Doctors do not feel that transplants can be given to anyone who wants one, whatever the risks. This is because there is a shortage of kidneys for transplants, and so transplants should not be wasted. Also, a kidney given by a donor family should be used as carefully as possible, respecting their gift. Therefore, if someone with kidney failure wanted a transplant, even knowing there would be a high chance of dying after a risky operation, doctors may feel this is not ethical and can refuse to put someone on the transplant list.

Is it necessary to be on dialysis before a transplant?

Some renal units will not put people onto the national waiting list for a transplant kidney until they are stable on dialysis. However, most units will offer the chance to go onto the list before this point and this is usually when the kidney function (GFR) is 15% and below. Also, if someone has a transplant that is failing, they may be put onto the list and given a new kidney before they have to go back on dialysis.

The national waiting list/register is for what is known as a deceased donor transplant. This type of transplant uses a kidney that has been removed from someone who has died. Most of the transplant kidneys in the UK come from this source. The remainder are what are known as ‘living related transplants’ or LRTs, or ‘living unrelated transplants’. For some patients, the possibility of obtaining a transplant kidney from a living donor will be the best chance of having a transplant operation before dialysis is needed. Altruistic donors are live donor transplants where a person donates their kidney to a stranger.

Some renal units are undoubtedly better organised in terms of transplantation than others. So, some units do carry out transplants before dialysis. Some units also make more effort to obtain kidneys than others, and some units are keener on LRTs than others. For all these reasons, people in some units may wait less time for a transplant, and are more likely to have a transplant before they need dialysis, than is usual in other units. Efforts are being made to measure the differences between kidney units and to set criteria so that the system becomes equal for everyone.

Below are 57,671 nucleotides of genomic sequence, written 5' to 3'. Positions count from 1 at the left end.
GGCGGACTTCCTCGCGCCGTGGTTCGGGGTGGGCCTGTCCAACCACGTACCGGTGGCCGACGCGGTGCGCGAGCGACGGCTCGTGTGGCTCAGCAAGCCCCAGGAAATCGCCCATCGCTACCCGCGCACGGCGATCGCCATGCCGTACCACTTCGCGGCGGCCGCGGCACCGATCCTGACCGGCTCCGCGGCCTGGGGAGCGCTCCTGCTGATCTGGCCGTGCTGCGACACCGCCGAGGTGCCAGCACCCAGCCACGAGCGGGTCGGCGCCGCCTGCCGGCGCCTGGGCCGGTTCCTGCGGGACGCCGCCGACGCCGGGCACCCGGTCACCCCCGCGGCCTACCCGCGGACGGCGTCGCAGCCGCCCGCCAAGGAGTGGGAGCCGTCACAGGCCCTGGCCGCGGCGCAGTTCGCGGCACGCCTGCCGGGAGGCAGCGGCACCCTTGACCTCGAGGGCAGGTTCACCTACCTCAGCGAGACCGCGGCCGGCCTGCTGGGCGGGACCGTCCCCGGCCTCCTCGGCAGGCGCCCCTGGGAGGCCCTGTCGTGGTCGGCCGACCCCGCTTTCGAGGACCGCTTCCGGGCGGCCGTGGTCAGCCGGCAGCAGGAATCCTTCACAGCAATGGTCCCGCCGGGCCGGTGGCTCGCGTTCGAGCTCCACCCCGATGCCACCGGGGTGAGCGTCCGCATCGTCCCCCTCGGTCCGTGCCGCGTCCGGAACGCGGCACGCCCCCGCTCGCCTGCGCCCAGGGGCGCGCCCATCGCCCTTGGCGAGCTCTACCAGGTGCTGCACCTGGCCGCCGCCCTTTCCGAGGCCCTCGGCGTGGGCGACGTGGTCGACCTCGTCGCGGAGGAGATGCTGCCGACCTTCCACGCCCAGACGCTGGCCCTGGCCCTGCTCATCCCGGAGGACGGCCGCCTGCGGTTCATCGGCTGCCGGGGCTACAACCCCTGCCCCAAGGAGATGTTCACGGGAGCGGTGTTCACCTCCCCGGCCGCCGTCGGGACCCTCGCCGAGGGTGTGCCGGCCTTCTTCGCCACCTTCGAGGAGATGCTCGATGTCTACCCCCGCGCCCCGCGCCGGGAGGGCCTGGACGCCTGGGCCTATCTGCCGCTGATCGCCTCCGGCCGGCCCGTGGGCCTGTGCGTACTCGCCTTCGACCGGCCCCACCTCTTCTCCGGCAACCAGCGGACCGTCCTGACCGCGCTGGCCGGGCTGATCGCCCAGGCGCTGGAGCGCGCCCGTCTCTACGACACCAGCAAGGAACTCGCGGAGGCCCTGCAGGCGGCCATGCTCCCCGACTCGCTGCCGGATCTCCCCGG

Testing for viruses

Before anyone can be put forward for a transplant, they will have to be tested for various viruses. These include HIV (the virus that causes AIDS), hepatitis B, hepatitis C and cytomegalovirus (known as CMV). It is important to test for these viruses because they may be dormant (sleeping, causing no symptoms) in a patient’s body. After the transplant, they may be ‘woken up’ and cause illness.

If someone is positive for the HIV test, they will not immediately be put on the transplant list. This is because research has shown that people with HIV can get AIDS and die soon after a transplant. Someone who refuses the HIV test will not be put on the transplant list. If someone has HIV, it may be possible for them to have a transplant, but they need to have a careful assessment from the kidney and HIV specialist doctors. If the drugs for HIV have been effective and there is no detectable virus in the blood, and the CD4 cell count is normal, and there have been no serious infections for some time, (6 months), a transplant may be possible.

If the hepatitis (liver infection) virus tests are positive, it may be possible to have a transplant, but further tests will be needed on the liver to make sure a transplant would be safe.

Other tests for transplant suitability

Other tests are also necessary before someone can have a transplant. These include an electrocardiogram (ECG, an electric recording of the heart beat), and sometimes an echocardiogram (ECHO, a sound-wave/ultrasound picture of the heart) and a chest X-ray. Some renal units also insist that kidney patients who are diabetic also have a treadmill test (measurement of the ECG while walking fast) or a cardiac catheter test (a special X-ray picture of the heart).

The National Kidney Federation cannot accept responsibility for information provided. The above is for guidance only. Patients are advised to seek further information from their own doctor.